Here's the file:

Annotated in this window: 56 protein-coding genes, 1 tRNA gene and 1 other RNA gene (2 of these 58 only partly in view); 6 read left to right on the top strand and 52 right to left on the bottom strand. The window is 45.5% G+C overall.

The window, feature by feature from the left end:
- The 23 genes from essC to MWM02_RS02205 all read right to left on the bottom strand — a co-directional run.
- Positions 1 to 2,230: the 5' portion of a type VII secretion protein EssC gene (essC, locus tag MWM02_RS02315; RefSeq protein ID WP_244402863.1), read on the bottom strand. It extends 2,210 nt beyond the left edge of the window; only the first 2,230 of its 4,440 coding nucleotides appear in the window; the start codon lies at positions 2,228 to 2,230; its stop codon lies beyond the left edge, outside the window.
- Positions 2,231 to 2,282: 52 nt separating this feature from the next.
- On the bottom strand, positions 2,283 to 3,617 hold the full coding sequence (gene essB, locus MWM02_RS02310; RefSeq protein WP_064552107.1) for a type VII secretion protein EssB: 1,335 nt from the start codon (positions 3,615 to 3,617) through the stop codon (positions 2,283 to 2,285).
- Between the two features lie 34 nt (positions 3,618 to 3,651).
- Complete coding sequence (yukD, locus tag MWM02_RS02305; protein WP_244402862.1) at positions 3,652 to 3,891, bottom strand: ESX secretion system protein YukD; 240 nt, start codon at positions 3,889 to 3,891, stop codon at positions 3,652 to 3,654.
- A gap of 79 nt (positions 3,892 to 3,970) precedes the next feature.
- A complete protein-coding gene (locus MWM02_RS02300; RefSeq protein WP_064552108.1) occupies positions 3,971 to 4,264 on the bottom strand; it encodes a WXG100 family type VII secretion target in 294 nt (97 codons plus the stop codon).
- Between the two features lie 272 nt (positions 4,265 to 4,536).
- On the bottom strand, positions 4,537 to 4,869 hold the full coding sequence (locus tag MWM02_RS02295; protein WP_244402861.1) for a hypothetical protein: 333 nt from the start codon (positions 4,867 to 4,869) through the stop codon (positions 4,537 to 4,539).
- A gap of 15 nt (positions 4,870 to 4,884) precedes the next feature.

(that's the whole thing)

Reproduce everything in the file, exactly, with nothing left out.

Annotated in this window: 56 protein-coding genes, 1 tRNA gene and 1 other RNA gene (2 of these 58 only partly in view); 6 read left to right on the top strand and 52 right to left on the bottom strand. The window is 45.5% G+C overall.

The window, feature by feature from the left end:
- The 23 genes from essC to MWM02_RS02205 all read right to left on the bottom strand — a co-directional run.
- Positions 1 to 2,230: the 5' portion of a type VII secretion protein EssC gene (essC, locus tag MWM02_RS02315; RefSeq protein ID WP_244402863.1), read on the bottom strand. It extends 2,210 nt beyond the left edge of the window; only the first 2,230 of its 4,440 coding nucleotides appear in the window; the start codon lies at positions 2,228 to 2,230; its stop codon lies beyond the left edge, outside the window.
- Positions 2,231 to 2,282: 52 nt separating this feature from the next.
- On the bottom strand, positions 2,283 to 3,617 hold the full coding sequence (gene essB, locus MWM02_RS02310; RefSeq protein WP_064552107.1) for a type VII secretion protein EssB: 1,335 nt from the start codon (positions 3,615 to 3,617) through the stop codon (positions 2,283 to 2,285).
- Between the two features lie 34 nt (positions 3,618 to 3,651).
- Complete coding sequence (yukD, locus tag MWM02_RS02305; protein WP_244402862.1) at positions 3,652 to 3,891, bottom strand: ESX secretion system protein YukD; 240 nt, start codon at positions 3,889 to 3,891, stop codon at positions 3,652 to 3,654.
- A gap of 79 nt (positions 3,892 to 3,970) precedes the next feature.
- A complete protein-coding gene (locus MWM02_RS02300; RefSeq protein WP_064552108.1) occupies positions 3,971 to 4,264 on the bottom strand; it encodes a WXG100 family type VII secretion target in 294 nt (97 codons plus the stop codon).
- Between the two features lie 272 nt (positions 4,265 to 4,536).
- On the bottom strand, positions 4,537 to 4,869 hold the full coding sequence (locus tag MWM02_RS02295; protein WP_244402861.1) for a hypothetical protein: 333 nt from the start codon (positions 4,867 to 4,869) through the stop codon (positions 4,537 to 4,539).
- A gap of 15 nt (positions 4,870 to 4,884) precedes the next feature.